The Energy, Water, Food, Nexus (EWF) represents a new way of thinking, analyzing, policymaking, and governing. As a crosscutting issue, EWF, has dynamic economic, biophysical, political, and analytical facets. In this class students will comprehensively explore the facets of the nexus issues at several levels. First, the theoretical concepts that underpin a nexus approach. Second, an empirical analytical approach to understanding the nexus. Third, a case study approach that frames the nexus as real-world problems and solutions.
In this class, particular emphasis is placed on teamwork skills and reflective thinking and experiential knowledge. Extensive feedback from both the course instructor and peers helps students to understand their shortcomings and to improve.
The course will be taught with a mix of in-class lectures, discussions and reflections on the readings, video lectures, interactive games, peer learning by teaching and use of databases. Use of laptops, tablets or smart phones will be required on certain days as noted in the syllabus.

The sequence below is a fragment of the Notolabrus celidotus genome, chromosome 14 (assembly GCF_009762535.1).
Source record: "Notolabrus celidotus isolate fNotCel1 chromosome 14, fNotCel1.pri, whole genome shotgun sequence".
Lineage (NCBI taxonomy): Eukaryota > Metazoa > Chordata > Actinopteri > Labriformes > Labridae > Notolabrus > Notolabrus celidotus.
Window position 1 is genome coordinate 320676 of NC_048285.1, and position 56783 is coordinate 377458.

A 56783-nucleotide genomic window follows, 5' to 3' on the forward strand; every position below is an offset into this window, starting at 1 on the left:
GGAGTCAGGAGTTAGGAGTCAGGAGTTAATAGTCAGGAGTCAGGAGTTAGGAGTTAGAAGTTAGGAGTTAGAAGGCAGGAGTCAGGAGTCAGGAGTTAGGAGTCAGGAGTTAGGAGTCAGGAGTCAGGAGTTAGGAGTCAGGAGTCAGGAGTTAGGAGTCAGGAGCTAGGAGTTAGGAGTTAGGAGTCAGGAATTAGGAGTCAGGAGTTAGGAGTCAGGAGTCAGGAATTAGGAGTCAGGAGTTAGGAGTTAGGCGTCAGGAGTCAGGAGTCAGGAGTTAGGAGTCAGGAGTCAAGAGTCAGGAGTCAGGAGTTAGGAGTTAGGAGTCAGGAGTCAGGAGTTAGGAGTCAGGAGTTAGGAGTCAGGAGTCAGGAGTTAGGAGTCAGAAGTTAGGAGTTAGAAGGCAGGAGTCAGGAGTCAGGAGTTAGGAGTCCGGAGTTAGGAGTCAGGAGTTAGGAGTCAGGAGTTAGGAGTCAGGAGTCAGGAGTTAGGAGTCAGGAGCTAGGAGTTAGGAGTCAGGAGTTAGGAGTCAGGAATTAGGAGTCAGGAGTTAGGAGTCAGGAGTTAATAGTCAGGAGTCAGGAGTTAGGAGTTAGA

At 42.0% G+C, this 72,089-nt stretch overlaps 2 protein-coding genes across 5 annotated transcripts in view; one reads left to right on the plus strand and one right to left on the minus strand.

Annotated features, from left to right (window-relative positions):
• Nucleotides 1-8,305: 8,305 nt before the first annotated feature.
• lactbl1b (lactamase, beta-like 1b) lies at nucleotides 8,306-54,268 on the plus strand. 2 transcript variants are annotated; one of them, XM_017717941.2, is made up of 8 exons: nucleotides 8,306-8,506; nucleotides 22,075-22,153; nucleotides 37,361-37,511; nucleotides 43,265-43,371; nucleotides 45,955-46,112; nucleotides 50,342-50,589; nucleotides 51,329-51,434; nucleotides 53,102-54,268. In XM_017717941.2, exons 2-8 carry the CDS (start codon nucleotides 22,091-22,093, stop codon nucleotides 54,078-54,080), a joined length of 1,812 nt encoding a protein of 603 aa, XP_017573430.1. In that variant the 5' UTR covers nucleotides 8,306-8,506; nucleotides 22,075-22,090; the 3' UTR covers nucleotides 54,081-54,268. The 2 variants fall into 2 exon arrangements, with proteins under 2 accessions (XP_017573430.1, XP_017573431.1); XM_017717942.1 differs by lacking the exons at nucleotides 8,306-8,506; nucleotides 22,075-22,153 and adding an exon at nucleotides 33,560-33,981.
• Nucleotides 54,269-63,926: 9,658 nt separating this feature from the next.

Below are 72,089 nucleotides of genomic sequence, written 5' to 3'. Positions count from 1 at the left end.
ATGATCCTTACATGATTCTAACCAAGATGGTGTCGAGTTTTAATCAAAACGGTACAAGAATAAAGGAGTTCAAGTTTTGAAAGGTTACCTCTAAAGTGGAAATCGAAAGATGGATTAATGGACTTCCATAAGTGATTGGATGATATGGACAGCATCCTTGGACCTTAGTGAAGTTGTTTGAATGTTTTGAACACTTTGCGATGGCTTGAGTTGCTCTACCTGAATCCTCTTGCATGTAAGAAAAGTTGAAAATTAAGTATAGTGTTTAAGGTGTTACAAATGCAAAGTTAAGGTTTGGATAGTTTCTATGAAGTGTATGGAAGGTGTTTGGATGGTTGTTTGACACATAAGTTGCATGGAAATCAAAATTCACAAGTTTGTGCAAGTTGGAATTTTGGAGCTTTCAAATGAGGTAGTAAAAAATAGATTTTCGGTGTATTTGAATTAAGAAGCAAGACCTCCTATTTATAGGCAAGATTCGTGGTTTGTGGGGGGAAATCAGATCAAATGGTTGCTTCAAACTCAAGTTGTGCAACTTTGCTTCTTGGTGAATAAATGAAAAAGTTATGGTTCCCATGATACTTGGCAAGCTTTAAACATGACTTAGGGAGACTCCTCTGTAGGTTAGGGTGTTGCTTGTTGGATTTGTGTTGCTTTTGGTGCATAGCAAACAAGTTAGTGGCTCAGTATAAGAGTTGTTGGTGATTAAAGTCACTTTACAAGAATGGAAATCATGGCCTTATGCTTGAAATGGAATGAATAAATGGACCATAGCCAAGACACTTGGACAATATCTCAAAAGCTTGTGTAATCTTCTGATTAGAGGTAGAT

After completing a ZuWi II course the students are aware of the social and environmental context of economic activities. They have a holistic perspective, seeing both the economy and society as embedded in biophysical systems. They understand the effects business has on these dimensions. Throughout the course, students learn to take into account the impact of their later actions on society and the natural environment, their social responsibility and their contribution to a long-termsustainable development. Students develop the ability to consider ethical, social and environmental issues implied in their decisions in both private and professional spheres. They acquire skills such as self-reflection, openness and sensitivity to diversity, and understanding of complexity. They learn to conduct team projects effectively, to listen attentively and to present their ideas in convincing ways. Having completed the course, they are able to process information, to understand ideas and problems, to develop solutions and to communicate them to both expert and non-expert audiences.